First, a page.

This past year I’ve been working with a number of small companies who are interested in selling their business. My experience in getting the best value (which means money, right?) is to follow a few key things in your business:
1. Be friends with your competitors: Nobody is going to understand the value of your business like your competitor. Many times in small businesses your competitor may value your business more than you do! Cutthroat strategies usually pay off in the short-run, but can cost you on the back-end by deteriorating relationships with your potential buyer. Small businesses in niche markets, whether or not they have a national presence, can be difficult to match a buyer for.
2. Develop your processes: Having key people in your business usually make it successful, but you don’t want to be the most important one. Implementing processes within your business, removing yourself from the sales process as much as possible, and developing a culture where you don’t need to work 100 hours each week are critical pieces to making your business attractive to potential buyers.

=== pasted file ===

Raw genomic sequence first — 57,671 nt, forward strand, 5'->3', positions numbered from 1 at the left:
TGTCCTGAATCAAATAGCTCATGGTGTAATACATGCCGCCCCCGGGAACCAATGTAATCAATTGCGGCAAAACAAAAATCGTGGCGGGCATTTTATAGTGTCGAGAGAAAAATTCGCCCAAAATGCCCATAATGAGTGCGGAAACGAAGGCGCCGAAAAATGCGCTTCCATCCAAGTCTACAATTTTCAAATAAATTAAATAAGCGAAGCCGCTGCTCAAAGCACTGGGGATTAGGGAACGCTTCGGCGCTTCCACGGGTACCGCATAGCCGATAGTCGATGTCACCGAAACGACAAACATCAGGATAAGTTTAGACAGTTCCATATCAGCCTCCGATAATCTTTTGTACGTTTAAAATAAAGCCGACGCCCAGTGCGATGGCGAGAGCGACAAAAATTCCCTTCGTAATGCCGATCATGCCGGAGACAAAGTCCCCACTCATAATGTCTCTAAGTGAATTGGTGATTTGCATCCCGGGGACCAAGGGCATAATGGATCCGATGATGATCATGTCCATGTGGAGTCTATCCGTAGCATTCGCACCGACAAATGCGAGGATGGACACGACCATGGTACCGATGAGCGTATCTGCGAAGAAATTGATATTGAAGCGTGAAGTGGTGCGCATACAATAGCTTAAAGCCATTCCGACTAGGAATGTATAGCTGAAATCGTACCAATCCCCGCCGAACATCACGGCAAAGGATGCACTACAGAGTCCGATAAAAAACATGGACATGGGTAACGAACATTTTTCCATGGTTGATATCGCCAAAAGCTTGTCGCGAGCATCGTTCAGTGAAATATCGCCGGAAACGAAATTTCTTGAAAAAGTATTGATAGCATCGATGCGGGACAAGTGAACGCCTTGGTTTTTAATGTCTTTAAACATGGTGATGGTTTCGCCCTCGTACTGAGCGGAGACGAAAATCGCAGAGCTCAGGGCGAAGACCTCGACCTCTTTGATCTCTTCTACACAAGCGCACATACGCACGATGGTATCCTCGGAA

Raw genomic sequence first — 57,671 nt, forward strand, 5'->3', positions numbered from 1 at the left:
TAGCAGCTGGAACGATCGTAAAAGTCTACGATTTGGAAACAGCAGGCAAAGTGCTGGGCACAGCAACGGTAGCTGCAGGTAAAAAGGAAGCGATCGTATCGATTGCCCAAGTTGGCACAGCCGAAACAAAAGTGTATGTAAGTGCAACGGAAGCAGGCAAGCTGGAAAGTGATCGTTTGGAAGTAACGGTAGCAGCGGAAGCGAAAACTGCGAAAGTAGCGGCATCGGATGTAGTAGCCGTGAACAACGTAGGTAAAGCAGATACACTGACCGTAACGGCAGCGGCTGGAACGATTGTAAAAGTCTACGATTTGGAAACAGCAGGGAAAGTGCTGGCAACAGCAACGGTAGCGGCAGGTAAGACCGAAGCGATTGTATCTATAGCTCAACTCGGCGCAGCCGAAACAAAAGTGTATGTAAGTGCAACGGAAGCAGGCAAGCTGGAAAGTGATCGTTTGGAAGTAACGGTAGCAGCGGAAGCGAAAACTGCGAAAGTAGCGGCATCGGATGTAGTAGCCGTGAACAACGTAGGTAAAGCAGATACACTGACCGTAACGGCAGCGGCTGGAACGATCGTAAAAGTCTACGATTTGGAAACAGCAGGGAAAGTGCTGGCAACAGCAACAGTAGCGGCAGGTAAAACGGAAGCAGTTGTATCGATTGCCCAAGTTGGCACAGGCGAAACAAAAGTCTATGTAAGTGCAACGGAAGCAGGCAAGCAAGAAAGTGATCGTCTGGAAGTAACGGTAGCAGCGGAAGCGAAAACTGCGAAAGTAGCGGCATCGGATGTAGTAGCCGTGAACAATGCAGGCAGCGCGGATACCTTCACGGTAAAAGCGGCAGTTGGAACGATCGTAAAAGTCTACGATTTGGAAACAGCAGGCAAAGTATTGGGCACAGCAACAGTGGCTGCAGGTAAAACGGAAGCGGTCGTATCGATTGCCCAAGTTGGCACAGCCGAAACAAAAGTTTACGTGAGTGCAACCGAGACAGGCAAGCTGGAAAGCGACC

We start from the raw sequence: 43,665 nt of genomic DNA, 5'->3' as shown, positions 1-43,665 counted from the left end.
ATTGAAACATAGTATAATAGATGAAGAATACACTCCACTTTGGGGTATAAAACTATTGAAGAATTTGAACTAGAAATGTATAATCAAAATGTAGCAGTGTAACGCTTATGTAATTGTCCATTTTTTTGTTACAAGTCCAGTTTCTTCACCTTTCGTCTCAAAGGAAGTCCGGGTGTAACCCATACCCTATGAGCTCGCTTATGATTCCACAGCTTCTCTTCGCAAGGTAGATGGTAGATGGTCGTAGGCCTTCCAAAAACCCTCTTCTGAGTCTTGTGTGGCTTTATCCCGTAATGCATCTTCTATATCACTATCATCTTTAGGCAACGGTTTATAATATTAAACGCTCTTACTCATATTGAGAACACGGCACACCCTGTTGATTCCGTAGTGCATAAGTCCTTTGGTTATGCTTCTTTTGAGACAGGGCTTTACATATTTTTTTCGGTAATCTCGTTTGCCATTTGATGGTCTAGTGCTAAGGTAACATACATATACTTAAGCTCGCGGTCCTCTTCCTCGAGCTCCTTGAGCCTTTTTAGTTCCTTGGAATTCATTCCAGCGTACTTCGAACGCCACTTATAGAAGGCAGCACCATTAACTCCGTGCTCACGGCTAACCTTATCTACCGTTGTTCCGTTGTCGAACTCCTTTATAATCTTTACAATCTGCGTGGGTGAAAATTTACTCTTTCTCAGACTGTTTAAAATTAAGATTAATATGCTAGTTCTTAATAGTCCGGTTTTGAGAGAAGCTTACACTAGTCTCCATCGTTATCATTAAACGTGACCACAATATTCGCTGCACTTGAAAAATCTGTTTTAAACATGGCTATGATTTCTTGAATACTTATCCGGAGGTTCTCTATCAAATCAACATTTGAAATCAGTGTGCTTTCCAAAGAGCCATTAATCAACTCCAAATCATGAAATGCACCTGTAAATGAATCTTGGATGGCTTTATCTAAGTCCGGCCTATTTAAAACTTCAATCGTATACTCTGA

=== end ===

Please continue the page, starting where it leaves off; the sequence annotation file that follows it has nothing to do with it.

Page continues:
3. Understand the Value of Money: When considering offers accept that they may not come in at what you think you’re company may be worth. That’s OK. You also need to consider the value of having your time freed up to explore other opportunities, the risks associated with that industry (which have usually been incorporated into the price) and the knowledge you keep as one having successfully sold their business. So the point here is actually to understand the value of everything else you gain besides money. While this may seem counter to my opening statement, I’ve seen owners continually hold out for better offers, only to see those offers diminish over time rather than increase. Timing can be everything.
Being a business owner is tough and not for the fainthearted. The end-game for every business owner should be to maximize their exit and achieve it that exit within a reasonable time frame.